Diesel for the above ‘van – £1,227 [2019 £1,500 ] – We certainly haven’t put the miles across Europe on the campervan we would normally do.
Tickets for concerts, football & attractions – £403 [2019 £941] – Well what do you expect as for much of the year nothing was open. Live music is just a distant memory and the last football match we went to was a Morecambe FC match last Christmas. We have supported some arts events by buying tickets for online events and visited some RSPB reserves when we could.
Public transport costs – £360 [2019 £561] – Again, the pandemic effect has kept us at home much of the time.
Giving – £937 [4% of total spending] [2019 £654 / 3%]
Gifts & donations – £937 [2019 £654] – Another discretionary spending line that we try and keep under control but in 2020 we felt a need to be more generous. Many charities needed additional funding as events and places were closed and during the first lock down we sent cheering-up parcels to friends, as well as the usual birthday and Christmas gifts.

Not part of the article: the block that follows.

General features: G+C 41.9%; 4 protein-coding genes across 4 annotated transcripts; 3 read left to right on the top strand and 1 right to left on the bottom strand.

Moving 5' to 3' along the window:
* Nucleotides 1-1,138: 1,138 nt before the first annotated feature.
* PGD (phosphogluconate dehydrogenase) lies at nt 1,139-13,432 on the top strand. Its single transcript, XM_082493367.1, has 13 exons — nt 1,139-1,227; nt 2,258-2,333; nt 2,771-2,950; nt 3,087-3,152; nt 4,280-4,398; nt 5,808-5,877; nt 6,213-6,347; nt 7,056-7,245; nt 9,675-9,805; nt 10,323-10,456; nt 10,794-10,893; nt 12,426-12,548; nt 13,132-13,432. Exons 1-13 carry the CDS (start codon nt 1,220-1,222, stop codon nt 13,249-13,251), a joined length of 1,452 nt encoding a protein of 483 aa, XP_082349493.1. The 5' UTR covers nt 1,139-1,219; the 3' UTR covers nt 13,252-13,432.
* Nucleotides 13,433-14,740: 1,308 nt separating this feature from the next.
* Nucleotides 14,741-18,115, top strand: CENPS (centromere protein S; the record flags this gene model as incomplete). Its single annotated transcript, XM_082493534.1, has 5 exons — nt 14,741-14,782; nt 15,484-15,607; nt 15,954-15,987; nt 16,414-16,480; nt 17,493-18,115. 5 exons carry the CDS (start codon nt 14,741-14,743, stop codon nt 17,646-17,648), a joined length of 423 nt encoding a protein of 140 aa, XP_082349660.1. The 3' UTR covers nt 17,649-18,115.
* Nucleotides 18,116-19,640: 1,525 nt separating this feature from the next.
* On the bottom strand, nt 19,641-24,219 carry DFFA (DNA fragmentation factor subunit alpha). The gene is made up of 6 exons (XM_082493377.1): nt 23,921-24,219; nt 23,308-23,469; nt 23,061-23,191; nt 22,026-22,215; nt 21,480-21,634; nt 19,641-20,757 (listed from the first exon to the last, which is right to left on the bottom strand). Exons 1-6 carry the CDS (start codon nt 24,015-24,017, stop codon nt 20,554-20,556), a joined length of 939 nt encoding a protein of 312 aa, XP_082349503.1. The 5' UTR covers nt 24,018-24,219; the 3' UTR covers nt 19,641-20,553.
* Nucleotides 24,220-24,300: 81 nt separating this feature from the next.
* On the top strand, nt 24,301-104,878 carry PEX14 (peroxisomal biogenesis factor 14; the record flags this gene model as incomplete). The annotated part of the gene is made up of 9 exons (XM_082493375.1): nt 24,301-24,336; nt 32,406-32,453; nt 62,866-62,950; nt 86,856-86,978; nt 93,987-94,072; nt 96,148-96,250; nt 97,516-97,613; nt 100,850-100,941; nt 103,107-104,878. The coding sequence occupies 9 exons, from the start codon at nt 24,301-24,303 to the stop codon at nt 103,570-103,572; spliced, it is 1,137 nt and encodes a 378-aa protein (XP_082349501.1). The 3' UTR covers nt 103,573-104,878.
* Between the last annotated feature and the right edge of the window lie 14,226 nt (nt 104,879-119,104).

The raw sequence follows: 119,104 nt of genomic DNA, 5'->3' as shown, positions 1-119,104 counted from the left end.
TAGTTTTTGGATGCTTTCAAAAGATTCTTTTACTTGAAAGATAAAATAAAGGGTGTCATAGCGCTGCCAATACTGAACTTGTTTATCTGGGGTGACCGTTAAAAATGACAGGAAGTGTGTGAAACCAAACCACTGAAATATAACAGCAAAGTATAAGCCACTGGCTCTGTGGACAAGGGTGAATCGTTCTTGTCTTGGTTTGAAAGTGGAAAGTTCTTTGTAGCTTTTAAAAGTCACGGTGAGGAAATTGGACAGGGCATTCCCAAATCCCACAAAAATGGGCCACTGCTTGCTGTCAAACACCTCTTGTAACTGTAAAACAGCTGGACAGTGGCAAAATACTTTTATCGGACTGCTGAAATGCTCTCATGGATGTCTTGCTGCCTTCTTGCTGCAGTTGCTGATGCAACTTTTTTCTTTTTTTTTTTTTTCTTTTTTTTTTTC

TOTAL SPENDING FOR 2020 – £26,171 – Despite all the home-making we have done in 2020, we have stayed within our £27,000 budget. Hurrah!
Over my four years of retirement we have spent an average of £25,351 a year.
Our expenditure doesn’t all come from our savings. As well as my side hustle travel writing income [reduced in 2020 due to Covid-19], in 2020 my small NHS pension began. This is based on my many years of part-time and full-time NHS work and is the equivalent to 12 years NHS service. These both help to reduce what we take from the ever-diminishing savings pot. For me, saving for early retirement was never just about giving up work, it was also about us having the financial resilience to survive whatever ups and downs life threw at us.